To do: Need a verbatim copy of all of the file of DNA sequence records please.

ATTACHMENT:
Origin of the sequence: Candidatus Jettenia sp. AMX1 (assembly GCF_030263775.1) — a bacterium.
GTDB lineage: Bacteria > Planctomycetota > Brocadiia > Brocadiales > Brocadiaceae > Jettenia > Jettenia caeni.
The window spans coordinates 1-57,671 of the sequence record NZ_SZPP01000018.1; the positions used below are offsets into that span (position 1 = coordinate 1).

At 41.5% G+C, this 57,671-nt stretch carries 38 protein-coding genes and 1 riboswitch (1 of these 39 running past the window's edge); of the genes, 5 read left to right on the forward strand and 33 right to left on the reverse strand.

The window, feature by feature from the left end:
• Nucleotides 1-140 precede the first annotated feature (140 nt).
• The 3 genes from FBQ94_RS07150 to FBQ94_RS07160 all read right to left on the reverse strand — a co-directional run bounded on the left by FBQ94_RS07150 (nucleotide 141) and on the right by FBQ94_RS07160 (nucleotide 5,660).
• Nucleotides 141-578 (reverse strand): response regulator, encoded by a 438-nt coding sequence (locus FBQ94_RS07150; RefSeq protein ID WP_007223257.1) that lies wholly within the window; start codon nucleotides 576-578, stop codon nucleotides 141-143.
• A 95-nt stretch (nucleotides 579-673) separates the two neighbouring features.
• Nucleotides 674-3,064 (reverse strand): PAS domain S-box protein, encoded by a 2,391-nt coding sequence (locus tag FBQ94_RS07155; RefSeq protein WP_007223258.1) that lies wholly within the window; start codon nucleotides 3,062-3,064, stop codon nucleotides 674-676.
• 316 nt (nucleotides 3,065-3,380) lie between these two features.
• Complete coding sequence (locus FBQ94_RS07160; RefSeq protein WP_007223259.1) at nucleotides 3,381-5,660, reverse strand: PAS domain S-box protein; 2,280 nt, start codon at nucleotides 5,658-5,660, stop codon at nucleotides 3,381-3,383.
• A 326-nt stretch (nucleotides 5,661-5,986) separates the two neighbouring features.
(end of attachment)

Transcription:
Origin of the sequence: Candidatus Jettenia sp. AMX1 (assembly GCF_030263775.1) — a bacterium.
GTDB lineage: Bacteria > Planctomycetota > Brocadiia > Brocadiales > Brocadiaceae > Jettenia > Jettenia caeni.
The window spans coordinates 1-57,671 of the sequence record NZ_SZPP01000018.1; the positions used below are offsets into that span (position 1 = coordinate 1).

At 41.5% G+C, this 57,671-nt stretch carries 38 protein-coding genes and 1 riboswitch (1 of these 39 running past the window's edge); of the genes, 5 read left to right on the forward strand and 33 right to left on the reverse strand.

The window, feature by feature from the left end:
• Nucleotides 1-140 precede the first annotated feature (140 nt).
• The 3 genes from FBQ94_RS07150 to FBQ94_RS07160 all read right to left on the reverse strand — a co-directional run bounded on the left by FBQ94_RS07150 (nucleotide 141) and on the right by FBQ94_RS07160 (nucleotide 5,660).
• Nucleotides 141-578 (reverse strand): response regulator, encoded by a 438-nt coding sequence (locus FBQ94_RS07150; RefSeq protein ID WP_007223257.1) that lies wholly within the window; start codon nucleotides 576-578, stop codon nucleotides 141-143.
• A 95-nt stretch (nucleotides 579-673) separates the two neighbouring features.
• Nucleotides 674-3,064 (reverse strand): PAS domain S-box protein, encoded by a 2,391-nt coding sequence (locus tag FBQ94_RS07155; RefSeq protein WP_007223258.1) that lies wholly within the window; start codon nucleotides 3,062-3,064, stop codon nucleotides 674-676.
• 316 nt (nucleotides 3,065-3,380) lie between these two features.
• Complete coding sequence (locus FBQ94_RS07160; RefSeq protein WP_007223259.1) at nucleotides 3,381-5,660, reverse strand: PAS domain S-box protein; 2,280 nt, start codon at nucleotides 5,658-5,660, stop codon at nucleotides 3,381-3,383.
• A 326-nt stretch (nucleotides 5,661-5,986) separates the two neighbouring features.